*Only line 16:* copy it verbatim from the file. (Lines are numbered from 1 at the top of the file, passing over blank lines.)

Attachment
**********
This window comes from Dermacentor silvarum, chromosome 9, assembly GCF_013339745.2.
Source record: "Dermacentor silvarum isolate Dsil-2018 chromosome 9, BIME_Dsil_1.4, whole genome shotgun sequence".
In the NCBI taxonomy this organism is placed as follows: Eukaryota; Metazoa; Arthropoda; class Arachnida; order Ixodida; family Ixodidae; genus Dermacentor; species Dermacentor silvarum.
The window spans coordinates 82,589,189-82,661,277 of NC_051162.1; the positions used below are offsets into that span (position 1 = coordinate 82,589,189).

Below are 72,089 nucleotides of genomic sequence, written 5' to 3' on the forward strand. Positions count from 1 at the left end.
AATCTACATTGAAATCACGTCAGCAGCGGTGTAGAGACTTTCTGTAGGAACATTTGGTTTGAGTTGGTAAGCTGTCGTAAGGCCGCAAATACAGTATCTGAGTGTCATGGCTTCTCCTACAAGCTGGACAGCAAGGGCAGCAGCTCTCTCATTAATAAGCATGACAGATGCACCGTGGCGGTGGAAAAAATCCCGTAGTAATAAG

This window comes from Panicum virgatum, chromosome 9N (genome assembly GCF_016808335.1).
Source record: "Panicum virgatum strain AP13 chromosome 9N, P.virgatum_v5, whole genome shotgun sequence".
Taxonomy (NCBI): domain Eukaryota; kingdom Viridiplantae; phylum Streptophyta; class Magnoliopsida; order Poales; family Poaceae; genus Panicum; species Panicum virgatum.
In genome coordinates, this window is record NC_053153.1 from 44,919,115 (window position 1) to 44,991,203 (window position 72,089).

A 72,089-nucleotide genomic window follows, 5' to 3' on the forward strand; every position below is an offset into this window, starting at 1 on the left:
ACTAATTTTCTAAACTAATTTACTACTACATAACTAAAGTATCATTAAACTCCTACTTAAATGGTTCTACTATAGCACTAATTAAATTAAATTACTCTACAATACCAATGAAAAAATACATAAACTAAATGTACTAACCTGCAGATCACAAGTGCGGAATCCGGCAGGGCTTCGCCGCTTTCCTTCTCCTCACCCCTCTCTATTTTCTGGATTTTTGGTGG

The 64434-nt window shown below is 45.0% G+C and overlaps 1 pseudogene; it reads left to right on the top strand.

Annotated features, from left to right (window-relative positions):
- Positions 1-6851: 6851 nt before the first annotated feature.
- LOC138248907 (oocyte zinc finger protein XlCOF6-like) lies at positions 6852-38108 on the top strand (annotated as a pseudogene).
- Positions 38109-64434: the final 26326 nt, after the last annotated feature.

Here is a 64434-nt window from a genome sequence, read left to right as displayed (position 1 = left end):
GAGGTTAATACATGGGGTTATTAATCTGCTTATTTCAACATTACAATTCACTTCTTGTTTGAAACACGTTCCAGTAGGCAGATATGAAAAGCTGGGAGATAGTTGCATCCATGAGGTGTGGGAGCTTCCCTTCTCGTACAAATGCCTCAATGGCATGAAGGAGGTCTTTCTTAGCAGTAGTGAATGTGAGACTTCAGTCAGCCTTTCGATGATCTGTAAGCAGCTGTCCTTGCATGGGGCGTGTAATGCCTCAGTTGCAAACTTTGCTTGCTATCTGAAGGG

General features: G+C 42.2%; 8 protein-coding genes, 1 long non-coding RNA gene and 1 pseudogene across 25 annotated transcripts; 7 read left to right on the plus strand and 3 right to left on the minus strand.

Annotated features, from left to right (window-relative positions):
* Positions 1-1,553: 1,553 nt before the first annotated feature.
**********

- LOC138248907 (oocyte zinc finger protein XlCOF6-like) lies at positions 6852-38108 on the top strand (annotated as a pseudogene).